Firstly, it’s worth noting that the court rejected the idea that there is no contract because Bright Data wasn’t logged in. In Berman v. Freedom Fin. Network, the court of appeals stated “[u]nless the website operator can show that a consumer has actual knowledge of the agreement, an enforceable [browser-wrap] contract will be found based on an inquiry notice theory only if (1) the website provides reasonably conspicuous notice of the terms to which the consumer will be bound; and (2) the consumer takes some action, such as clicking a button or checking a box, that unambiguously manifests his or her assent to those terms.” But here the court found that Bright Data was a sophisticated party and had actual knowledge of the terms of service, so a contract does exist. This is really important, because the court is clearly saying that there may be instances where it would enforce a click wrap contract, particularly when you have actual notice and knowledge of the terms. 


So the court found that a contract exists between the parties, but the next step for a breach of contract cause of action is damages. There must be some harm to X in order for them to successfully claim breach of contract. For the unauthorized access claim, the court found that X could not show damages because it merely alleged that they had some diminished server capacity and reputational damage. This was not enough to show any real harm, so the court dismissed the breach of contract claim. 


Breach of Contract – Scraped Data


Here X claimed that scraping data is prohibited by its terms of service. The court’s decision to dismiss this breach of contract claim is a very interesting one and will only apply in very specific circumstances. 


X’s content is all user-generated content and X is clear that users own their own content. So X users hold the copyright to their content, not X. As such, since X is not the owner of the content it cannot tell others that they cannot reproduce, distribute, or display that content. In legal terms, X’s state breach of contract claim is preempted by federal copyright law. Which means that whether public data can be copied via scraping should be governed by the Copyright Act not a website’s terms of service.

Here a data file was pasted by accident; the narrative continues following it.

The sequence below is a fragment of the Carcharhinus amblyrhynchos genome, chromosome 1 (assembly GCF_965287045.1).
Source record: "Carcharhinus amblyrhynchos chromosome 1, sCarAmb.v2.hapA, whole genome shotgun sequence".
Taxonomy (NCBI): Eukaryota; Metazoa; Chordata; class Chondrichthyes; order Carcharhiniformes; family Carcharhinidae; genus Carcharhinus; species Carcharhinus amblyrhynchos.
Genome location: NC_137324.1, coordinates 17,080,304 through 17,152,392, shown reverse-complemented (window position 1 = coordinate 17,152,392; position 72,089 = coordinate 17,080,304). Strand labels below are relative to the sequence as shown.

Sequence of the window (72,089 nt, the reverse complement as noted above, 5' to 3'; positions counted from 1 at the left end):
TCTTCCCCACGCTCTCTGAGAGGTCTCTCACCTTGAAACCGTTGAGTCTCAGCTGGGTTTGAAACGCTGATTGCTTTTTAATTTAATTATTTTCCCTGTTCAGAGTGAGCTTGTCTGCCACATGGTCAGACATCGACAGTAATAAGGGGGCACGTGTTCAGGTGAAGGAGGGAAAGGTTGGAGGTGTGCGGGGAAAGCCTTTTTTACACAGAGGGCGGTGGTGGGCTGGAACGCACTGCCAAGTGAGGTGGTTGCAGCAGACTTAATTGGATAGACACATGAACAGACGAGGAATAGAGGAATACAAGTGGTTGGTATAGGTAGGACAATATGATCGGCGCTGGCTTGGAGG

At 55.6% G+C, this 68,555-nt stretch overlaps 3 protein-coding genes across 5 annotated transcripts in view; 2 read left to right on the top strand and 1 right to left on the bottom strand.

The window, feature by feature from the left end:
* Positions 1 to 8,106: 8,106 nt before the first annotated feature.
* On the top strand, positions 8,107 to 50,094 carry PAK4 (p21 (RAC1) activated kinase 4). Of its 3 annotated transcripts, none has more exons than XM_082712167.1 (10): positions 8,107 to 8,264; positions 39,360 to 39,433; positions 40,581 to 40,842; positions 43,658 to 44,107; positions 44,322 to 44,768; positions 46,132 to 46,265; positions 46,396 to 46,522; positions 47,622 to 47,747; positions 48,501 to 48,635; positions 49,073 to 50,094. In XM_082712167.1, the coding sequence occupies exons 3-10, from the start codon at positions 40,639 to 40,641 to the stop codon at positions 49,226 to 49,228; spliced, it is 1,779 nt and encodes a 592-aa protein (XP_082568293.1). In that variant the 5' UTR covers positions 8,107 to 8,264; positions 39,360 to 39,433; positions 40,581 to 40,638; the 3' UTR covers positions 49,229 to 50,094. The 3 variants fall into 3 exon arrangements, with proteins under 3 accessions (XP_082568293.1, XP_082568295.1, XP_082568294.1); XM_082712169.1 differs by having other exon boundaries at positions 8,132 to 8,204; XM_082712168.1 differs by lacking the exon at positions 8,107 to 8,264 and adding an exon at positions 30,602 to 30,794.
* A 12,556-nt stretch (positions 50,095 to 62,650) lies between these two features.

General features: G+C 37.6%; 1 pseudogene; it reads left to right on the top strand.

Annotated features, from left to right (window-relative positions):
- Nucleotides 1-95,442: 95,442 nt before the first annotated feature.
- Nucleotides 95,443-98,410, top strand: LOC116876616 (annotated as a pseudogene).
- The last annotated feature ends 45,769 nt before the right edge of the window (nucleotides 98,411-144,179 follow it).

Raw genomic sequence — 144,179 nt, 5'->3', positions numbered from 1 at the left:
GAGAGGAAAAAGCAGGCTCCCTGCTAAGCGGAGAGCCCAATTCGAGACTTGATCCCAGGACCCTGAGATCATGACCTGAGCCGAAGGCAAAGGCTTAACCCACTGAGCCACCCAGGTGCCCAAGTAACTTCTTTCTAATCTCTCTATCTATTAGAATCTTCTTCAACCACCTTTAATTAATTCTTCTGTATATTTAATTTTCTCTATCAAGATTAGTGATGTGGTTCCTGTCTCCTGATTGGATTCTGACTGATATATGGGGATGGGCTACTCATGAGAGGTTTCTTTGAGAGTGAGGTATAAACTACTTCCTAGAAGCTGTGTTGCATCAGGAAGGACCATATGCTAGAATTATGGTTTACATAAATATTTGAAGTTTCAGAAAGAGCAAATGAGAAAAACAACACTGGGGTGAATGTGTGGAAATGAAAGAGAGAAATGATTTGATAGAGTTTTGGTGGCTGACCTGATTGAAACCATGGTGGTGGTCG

X also amended its terms of service during the lawsuit to make it a violation of its terms to facilitate or assist others in violating its terms. This was aimed at Bright Data’s web scraping services that assist its customers in scraping X. The court stated that “[t]here is no case law where a party is permitted to unilaterally change the contract at issue mid-litigation.” This would seem like a very basic and fundamental point to any contract lawyer, so it was good to see the court make this clear – it’s not ok to change a contract mid-lawsuit.


Leave to Amend


While there are some great wins in this case, it still doesn’t go as far as many are claiming. It does not state that scraping public data is always ok. In fact, the court takes many opportunities throughout its ruling to make clear that this does not mean no case could be pled to support X’s claims, but that they have simply not been adequately pled in this case. As a result, the court gave X the opportunity to amend its complaint to cure the defects pointed out by the court. So there may still be life in this lawsuit and we’ll stay up to date on that as it unfolds.